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Wie (fast) jeder zum Genie werden kann | SPIEGEL Plus
Der amerikanische Physiknobelpreisträger Carl Wieman feiert große Erfolge mit einer Ausbildungsmethode, die auf "aktives Lernen" setzt. Wie funktioniert's?
&! https://www.youtube.com/watch?v=GdNzv8PUwzM - Interactive learning in practice - The Carl Wieman science education initiative
&! https://www.youtube.com/watch?v=HioLgQ2KxsQ - Teaching Excellence Summit 2018: improving how universities teach – a scientific approach
- pre-class reading, problem solving, followed by discussion
>> Students are thinking, direct exchange with expert
&! https://www.youtube.com/watch?v=UrAokmBWzng - Teaching Students to Think Like Physicists. Carl Wieman. Nobel Prize in Physics 2001 UCM
- Learner must practice making decisions (not just knowledge acquisition). Application of knowledge
childhood  parenting  parenthood  learning  teaching  methods  Knowledge  e-learning  MOOC  practice 
8 days ago by asterisk2a
Databases MOOC
Stanford's free online offering in Databases is now available as a set of self-paced "mini-courses" created from the original Introduction to Databases course (see History below). All of the mini-courses are hosted on the OpenEdX platform, with a starting page here.
database  sql  education  MOOC  course  tutorial 
8 days ago by bouvin
Twitter
RT : Free e : enroll & catch up with developments in Open Science across the world!…
MOOC  OpenScience  from twitter_favs
21 days ago by rukku
The Closing of the U.S. Open University | EDUCAUSE
In spring 1999, the Open University (OU) of the United Kingdom created the U.S. Open University (USOU) to coincide with the explosive growth of online education in the United States. The institution’s first chancellor, Richard S. Jarvis (previously chancellor of the University and Community College System of Nevada), began hiring U.S. staff and opened an office near Denver, Colorado. News stories about the fledgling enterprise soon appeared in the Chronicle of Higher Education, Change magazine, and the Business Wire. It seemed an auspicious beginning to a new enterprise that targeted a growing field and brought with it the expertise and imprimatur of the U.K. Open University, which had enrolled three million distance students worldwide since 1971.1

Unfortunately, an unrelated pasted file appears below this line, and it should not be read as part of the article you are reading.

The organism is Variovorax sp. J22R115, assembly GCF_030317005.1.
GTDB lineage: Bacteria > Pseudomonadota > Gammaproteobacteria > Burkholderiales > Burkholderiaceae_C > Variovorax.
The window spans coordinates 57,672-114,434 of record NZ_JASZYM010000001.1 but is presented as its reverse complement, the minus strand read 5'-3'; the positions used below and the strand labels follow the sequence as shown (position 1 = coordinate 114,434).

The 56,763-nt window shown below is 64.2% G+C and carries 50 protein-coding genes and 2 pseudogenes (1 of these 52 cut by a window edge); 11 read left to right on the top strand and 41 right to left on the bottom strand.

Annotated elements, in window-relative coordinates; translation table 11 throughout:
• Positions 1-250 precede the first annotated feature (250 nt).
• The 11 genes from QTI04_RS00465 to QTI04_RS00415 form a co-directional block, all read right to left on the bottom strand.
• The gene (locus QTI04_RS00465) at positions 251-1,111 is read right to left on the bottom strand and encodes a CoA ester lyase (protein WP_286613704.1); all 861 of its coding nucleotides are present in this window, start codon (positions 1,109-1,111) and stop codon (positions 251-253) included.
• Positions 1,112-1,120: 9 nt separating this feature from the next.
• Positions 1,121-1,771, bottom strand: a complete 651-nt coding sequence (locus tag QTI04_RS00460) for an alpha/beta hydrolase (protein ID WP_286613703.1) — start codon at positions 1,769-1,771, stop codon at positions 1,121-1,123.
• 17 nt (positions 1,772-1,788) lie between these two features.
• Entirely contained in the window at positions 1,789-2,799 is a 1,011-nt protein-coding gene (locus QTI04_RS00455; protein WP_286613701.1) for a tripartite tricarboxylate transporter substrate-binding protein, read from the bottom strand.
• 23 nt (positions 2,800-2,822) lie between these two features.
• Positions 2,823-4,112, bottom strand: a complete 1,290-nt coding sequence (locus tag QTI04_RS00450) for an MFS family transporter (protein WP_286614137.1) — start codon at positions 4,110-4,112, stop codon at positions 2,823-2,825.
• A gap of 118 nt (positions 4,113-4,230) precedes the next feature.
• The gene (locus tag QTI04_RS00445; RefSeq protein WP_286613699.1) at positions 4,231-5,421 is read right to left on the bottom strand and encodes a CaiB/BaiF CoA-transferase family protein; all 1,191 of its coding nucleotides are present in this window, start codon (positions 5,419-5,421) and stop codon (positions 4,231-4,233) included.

Why, then, did the U.S. Open University close three years later, in June 2002? And what lessons can we draw from its closing? These questions prompted me to interview Jarvis to better understand the underlying problems from the point of view of the chief operating officer during the USOU’s creation, operation, and closure. The interviews resulted in five lessons germane not only to the USOU but also to institutions considering new online learning ventures today. The problems afflicting USOU arose from five sources:

Loss of an important advocate and diminishing support from the parent institution
Conflicts with the OU’s established curriculum
Challenges in entering a new market
Lack of accreditation
Problems with business planning
Education  Business  MOOC 
25 days ago by cnk
What if the US had an OU – The Ed Techie
I wonder if there had been a well recognised and widely respected US Open University, what the impact might have been? As I mentioned previously, I was surprised at how little awareness there was of the OU, even amongst people in the open education field, in the US. Playing ‘what if?’ I think a US OU would have made silicon valley ed tech less given to a year zero mentality. They would firstly be aware that MOOCs were not the ‘first generation of online learning‘ and also aware that everyone else is aware of this too. Also, there is a very healthy community of open universities, and given the prominence of the approach in Asia and Africa, this community is not a western dominated one. Open University type conferences look much more diverse than many north american ed tech ones. Being aware of, and an active participant in this community might have helped ease some of the cultural imperialism accusations against MOOCs. And open universities, although they can be reluctant and slow to adopt technology sometimes, generally have an approach to ed tech which is based on pragmatism and student benefit for the distance learner. This attitude is also absent from much of the ed tech start up rhetoric.

I’m not naive, even in the UK where the OU is well known, we still fall for hype, tech buzz and are guilty of insufficient diversity in ed tech. But it is nonetheless an interesting question I think to consider what the impact of a successful US OU would have had on the evolution of ed tech, both in the US, and as their developments have such a global influence, for all of us. In a parallel university maybe…
Education  MOOC 
25 days ago by cnk

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